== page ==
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CaGIS/ASPRS 2013 Specialty Conference • www.asprs.org/Conferences/San-Antonio-2013
Technical Program 
Wednesday October 30th
Special Session
Crowd-sourcing: Formalizing Geospatial
Crowdsourcing in the Crisis Mapping
Moderator: Dapeng Li,
University of Utah
, United States
Formalizing Geospatial Crowdsourcing in the Crisis Mapping
Sophia Liu,
U.S. Geological Survey
, United States
Understanding the Geoweb in Authoritarian Contexts
Cameran Ashraf,
, United States
Using Geotagged Tweets to Explore Geographic Disparities of
Twitter Users: a Case Study of New Jersey State, U.S.
Dapeng Li,
University of Utah
, United States
Thomas Cova
11:45 am – 12:45 pm
General Session 3
Leveraging the Geographic Dimension
for Analyzing Humanitarian Emergencies:
Open Source, Imagery, Crowdsourcing,
Mobile, and Semantic Web
Joshua S. Campbell,
Geographer and GIS Architect, U.S.
Department of State
, United States
Geographic data, analysis, and visualization are key tools used by
the U.S. Department of State’s Humanitarian Information Unit
(HIU) in the analysis of humanitarian emergencies. This presen-
tation discusses the HIU’s strategy to build a modern geograph-
ic computing infrastructure and new workflows to support this
analysis. Specific topics include the construction of the CyberGIS
and the Syria Viewer; a new crowdsourced mapping methodol-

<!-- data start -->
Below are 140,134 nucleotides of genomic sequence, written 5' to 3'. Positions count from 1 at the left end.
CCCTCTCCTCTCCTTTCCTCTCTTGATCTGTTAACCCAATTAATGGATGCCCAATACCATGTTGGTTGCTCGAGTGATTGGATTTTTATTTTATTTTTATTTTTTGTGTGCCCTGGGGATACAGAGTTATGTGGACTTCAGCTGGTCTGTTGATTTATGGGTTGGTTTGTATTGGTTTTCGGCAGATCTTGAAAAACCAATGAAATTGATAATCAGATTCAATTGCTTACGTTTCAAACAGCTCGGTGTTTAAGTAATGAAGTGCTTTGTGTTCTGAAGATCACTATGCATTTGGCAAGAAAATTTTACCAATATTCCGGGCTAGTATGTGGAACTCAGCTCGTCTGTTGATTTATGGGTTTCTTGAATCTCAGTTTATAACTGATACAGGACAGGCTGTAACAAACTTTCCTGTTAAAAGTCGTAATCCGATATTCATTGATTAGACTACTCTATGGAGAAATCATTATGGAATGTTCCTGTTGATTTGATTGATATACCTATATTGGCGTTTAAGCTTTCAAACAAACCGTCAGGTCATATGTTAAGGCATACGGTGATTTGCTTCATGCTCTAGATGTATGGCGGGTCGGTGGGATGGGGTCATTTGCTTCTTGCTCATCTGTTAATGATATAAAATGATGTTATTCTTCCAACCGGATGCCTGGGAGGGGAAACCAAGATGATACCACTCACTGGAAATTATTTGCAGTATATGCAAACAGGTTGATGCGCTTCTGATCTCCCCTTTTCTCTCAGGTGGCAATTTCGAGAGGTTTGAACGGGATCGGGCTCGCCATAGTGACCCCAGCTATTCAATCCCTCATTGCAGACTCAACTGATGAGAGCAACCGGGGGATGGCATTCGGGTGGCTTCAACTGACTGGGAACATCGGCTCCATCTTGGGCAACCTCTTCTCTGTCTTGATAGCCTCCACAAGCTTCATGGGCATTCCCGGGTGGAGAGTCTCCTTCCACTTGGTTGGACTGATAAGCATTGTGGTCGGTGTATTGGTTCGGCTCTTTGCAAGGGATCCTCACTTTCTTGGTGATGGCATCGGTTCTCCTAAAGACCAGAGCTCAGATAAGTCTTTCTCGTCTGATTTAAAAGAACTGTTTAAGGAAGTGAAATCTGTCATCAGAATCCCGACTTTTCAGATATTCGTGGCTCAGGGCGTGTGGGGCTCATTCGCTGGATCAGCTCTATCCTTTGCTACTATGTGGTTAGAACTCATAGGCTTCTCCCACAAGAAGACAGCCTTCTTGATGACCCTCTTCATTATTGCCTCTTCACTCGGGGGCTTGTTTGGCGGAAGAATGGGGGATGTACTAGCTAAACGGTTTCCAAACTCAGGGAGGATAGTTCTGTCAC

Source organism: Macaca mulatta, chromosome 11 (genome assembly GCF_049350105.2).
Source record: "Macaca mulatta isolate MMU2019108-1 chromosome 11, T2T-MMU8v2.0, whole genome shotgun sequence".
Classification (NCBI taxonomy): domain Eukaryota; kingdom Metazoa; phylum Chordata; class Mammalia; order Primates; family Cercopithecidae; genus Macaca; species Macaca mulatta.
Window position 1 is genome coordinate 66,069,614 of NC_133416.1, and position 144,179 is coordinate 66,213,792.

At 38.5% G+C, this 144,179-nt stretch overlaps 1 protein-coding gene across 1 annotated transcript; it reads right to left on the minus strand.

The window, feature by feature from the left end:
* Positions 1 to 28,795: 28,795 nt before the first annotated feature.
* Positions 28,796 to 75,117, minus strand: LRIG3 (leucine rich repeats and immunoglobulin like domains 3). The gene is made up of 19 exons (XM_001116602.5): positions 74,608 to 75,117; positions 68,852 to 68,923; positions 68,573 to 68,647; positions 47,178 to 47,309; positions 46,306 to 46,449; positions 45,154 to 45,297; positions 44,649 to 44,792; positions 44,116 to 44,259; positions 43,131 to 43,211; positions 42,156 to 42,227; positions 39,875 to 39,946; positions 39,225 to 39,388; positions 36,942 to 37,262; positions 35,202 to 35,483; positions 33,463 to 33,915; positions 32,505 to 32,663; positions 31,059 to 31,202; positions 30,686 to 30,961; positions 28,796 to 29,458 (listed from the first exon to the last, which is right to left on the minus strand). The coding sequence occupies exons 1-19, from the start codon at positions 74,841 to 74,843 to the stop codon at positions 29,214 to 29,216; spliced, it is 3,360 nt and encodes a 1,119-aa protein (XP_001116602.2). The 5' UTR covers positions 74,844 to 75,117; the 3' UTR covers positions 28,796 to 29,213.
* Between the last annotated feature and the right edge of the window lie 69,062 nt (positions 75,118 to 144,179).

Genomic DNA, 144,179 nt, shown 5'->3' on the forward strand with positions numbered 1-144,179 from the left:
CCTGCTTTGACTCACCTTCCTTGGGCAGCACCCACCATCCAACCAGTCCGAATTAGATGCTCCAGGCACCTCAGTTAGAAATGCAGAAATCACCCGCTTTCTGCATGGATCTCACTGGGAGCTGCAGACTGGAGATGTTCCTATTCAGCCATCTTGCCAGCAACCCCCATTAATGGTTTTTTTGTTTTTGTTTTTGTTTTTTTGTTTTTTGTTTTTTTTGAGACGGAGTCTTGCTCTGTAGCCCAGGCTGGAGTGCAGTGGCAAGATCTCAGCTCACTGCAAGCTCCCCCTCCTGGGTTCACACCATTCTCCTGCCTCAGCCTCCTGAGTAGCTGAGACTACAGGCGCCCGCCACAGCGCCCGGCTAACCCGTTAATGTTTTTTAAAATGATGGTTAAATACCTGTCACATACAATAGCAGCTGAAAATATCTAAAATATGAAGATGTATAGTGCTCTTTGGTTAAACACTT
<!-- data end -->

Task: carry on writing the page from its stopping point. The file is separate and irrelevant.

ogy called “Imagery to the Crowd” and its results in Uganda and
Nepal; a new mobile data collection and distributed geospatial
data sharing toolkit called GeoGit; and, the use of semantic web
technology for data harvesting and integration. Taken together,
these technologies form an end-to-end solution for collecting,
integrating, analyzing, visualizing, and disseminating geographic
data and analysis. The entire system is built from free and open
source software, making the acquisition cost very low, and it is
interoperable with other software through support of open stan-
dards. In building this system, the HIU is increasing the efficiency
of its analysis, and increasing the availability of geographic data
for humanitarian disaster planning and response by making these
tools accessible to the broader humanitarian community.
Joshua Campbell is a Geographer
and GIS Architect at the Humanitari-
an Information Unit (HIU), a division
of the Bureau of Intelligence and Re-
search’s Office of the Geographer
and Global Issues, U.S. Department
of State. He is the architect of the
HIU’s geospatial cyberinfrastructure,
referred to as the ‘CyberGIS’, and has
built humanitarian-focused mapping
applications related to the Syrian
refugee crisis, the Horn of Africa
famine, and the U.S. response to the
AIDS epidemic. Technologically, the
CyberGIS is built completely from free and open software, and has
components for automating application production, advanced
data management, web processing functions, spatial data sharing,
and mobile data collection, all designed for use in humanitarian
applications. He also helped pioneer the Imagery to the Crowd
(IttC) initiative, a process that utilizes the CyberGIS to publish
USG-purchased commercial satellite imagery, in the form of on-
line web map services, to the volunteer OpenStreetMap (OSM)
community. Using these image services, volunteers contribute ef-
fort into mapping tasks that directly support the prioritized provi-
sion of humanitarian assistance. Campbell is currently completing
his PhD in Geography from the University of Kansas, where he also
holds a Bachelors in Anthropology and a Master’s in Geography.
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